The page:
Advertisement
YOU ARE HERE: LAT HomeCollections

National Perspective

Washington Insight

October 28, 1998|From The Times Washington Bureau

RAVING POINTS: The White House game plan when it comes to all things Monica these days seems to be the less said the better. The talking points are: Don't talk. But that's not the way Barbra Streisand sees it. La Barbra was among the 50 or 60 oh-so-beautiful people at a Bel-Air fund-raiser Saturday night who chipped in about $700,000 for the Barbara Boxer campaign and the Democratic Senate Campaign Committee. Along with Streisand's ticket came a seat at the president's table and a 10-minute turn at the lectern, which she used to lash out at independent counsel Kenneth W. Starr. His investigation, she said, "has no legality." It's built on "illegal tactics," she added, "like setting up a sting operation against the president of the United States--talk about abuse of power." Starr and the Republican Party, she said, are brazenly "trying to manipulate the American people." As for the press, it is "headlining illegal grand jury leaks to win a ratings war." The bottom line: "This injustice in our system mocks our democracy. We must stop this attempted coup on the government" by defeating Republican candidates in the congressional election. Whew! The White House line: The diva was "not on the talking points." The president's line: "I only wish we really knew how Barbra really feels. It's so hard when people hold back."

*

SCANDAL TAKES A HOLIDAY: What do you do when your boss is facing impeachment hearings? Go to DisneyWorld! At least that's what one lieutenant on President Clinton's defense team did with his family this week, taking advantage of the fact that lawmakers are out of town running for reelection. Another senior member of Team Clinton, who after 10 months of scandal pressure seemed barely able to stay awake even while he was standing, had another remedy. He headed for a Caribbean island soon after Congress voted to hold the hearings.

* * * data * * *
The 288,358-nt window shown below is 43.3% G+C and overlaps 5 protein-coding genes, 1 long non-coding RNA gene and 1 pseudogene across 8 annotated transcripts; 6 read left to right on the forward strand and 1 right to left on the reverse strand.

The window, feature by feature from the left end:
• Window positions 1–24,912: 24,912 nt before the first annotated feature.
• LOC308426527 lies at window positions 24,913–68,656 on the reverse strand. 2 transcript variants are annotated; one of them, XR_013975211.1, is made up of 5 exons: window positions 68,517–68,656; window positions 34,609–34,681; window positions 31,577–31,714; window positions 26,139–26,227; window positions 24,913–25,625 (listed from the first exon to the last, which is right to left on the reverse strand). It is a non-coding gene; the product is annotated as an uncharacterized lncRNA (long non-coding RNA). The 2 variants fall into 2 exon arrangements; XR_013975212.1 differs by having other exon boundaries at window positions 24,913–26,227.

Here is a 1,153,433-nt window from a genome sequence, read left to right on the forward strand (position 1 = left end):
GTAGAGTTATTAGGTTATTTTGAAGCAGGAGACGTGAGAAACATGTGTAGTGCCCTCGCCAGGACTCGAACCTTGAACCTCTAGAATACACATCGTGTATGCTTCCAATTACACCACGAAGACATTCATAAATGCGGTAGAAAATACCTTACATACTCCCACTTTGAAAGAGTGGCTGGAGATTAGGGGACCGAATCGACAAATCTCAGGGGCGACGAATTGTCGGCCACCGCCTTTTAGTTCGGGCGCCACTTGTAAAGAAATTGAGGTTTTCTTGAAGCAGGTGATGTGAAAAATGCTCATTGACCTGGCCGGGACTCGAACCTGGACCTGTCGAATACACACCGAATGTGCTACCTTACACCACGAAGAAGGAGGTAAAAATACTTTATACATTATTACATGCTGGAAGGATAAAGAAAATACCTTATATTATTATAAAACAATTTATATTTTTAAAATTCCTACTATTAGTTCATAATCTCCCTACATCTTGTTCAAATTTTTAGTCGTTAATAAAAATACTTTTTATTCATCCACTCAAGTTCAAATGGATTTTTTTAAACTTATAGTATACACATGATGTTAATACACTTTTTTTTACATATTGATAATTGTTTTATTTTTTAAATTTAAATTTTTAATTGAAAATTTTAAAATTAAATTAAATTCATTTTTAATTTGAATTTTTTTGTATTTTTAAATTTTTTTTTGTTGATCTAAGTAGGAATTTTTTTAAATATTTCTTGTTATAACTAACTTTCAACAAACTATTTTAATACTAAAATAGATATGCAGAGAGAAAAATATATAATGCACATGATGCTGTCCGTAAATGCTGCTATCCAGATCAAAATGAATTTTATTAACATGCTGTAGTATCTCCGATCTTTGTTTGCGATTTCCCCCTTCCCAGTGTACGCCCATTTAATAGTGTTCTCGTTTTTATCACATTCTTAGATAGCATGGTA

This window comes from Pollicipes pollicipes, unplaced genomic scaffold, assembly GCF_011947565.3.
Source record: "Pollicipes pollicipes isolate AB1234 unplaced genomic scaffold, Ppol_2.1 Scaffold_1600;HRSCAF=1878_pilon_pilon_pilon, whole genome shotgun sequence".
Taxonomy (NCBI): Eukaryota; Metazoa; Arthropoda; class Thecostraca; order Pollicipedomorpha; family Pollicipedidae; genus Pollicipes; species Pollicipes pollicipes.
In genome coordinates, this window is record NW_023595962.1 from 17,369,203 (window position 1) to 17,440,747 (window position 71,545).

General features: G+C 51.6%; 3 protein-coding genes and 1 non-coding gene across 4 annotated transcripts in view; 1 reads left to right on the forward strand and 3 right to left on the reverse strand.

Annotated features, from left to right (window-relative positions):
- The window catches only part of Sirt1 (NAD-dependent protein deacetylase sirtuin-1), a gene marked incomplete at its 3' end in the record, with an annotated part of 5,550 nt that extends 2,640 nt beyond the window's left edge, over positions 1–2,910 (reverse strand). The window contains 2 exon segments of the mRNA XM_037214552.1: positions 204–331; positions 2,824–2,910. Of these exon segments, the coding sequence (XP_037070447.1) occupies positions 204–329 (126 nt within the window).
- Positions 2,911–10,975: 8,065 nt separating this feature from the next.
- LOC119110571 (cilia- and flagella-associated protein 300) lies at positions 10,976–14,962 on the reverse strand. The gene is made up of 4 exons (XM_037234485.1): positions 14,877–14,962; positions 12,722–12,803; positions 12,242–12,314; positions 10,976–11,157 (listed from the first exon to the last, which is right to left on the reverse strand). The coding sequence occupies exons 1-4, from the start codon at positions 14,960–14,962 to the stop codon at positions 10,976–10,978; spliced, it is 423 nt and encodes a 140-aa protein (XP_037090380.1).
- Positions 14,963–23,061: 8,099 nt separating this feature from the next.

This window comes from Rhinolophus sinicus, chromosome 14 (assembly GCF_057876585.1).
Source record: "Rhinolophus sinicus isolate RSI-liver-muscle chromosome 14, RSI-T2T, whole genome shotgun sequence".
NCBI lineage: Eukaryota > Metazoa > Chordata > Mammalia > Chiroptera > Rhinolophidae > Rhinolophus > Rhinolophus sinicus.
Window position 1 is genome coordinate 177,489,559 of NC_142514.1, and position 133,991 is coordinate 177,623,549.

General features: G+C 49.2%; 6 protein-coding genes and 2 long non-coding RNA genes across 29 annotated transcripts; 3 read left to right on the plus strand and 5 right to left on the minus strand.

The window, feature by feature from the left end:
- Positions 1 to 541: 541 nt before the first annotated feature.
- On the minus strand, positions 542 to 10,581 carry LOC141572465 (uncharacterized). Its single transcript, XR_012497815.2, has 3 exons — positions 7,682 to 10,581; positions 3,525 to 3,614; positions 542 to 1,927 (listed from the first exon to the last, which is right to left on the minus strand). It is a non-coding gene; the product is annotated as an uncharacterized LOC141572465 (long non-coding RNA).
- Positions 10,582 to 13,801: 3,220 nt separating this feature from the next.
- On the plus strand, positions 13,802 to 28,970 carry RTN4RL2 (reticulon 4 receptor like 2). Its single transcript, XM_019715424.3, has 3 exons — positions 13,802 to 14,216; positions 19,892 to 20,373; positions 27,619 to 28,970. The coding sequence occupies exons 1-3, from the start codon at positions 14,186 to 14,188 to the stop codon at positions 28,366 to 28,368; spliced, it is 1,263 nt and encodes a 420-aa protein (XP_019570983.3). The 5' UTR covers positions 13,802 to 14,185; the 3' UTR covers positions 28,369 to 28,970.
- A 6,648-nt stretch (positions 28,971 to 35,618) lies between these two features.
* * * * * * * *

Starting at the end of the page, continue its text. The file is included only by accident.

*

WYE NOT? During last week's contentious Middle East summit at the Wye Plantation in Maryland, armed Secret Service agents made sure that prying reporters stayed a respectful distance from negotiators. Actually, the separation worked both ways. Security guards at the press center at nearby Chesapeake Community College made sure that only reporters got into the main press room. Late Wednesday night, with the Israeli delegation threatening to walk out of the talks, Israel's U.N. Ambassador Dore Gold made the rounds of television cameras set up on the college's lawn. On the way back to his car, Gold decided to cut through the press center. "Yellow badges only," said the guard, referring to the credentials issued to reporters. "I am Israel's ambassador to the United Nations and a senior member of the Israeli delegation," Gold said angrily. "Yellow badges only," the guard repeated. Gold huffed around the building to his car.

*

HARD-PRESSED: Amid all the legal mumbo-jumbo, lurid sexual detail and dry technicalities of the documents from Paula Corbin Jones' sexual harassment lawsuit against Clinton are refreshing--if humorous--glimpses of simple humanity. Among the documents released Monday is the partial deposition of one Dennis Corbin Kirkland, a former University of Arkansas football player, who had met Jones at a party years earlier. After many grueling questions about his sexual encounter with Jones, how many beers he had drunk, etc., Kirkland was asked by one attorney: "Did you do anything to prepare for the deposition today?" His answer: "I ironed my shirt."

Advertisement
Los Angeles Times Articles
|
|
|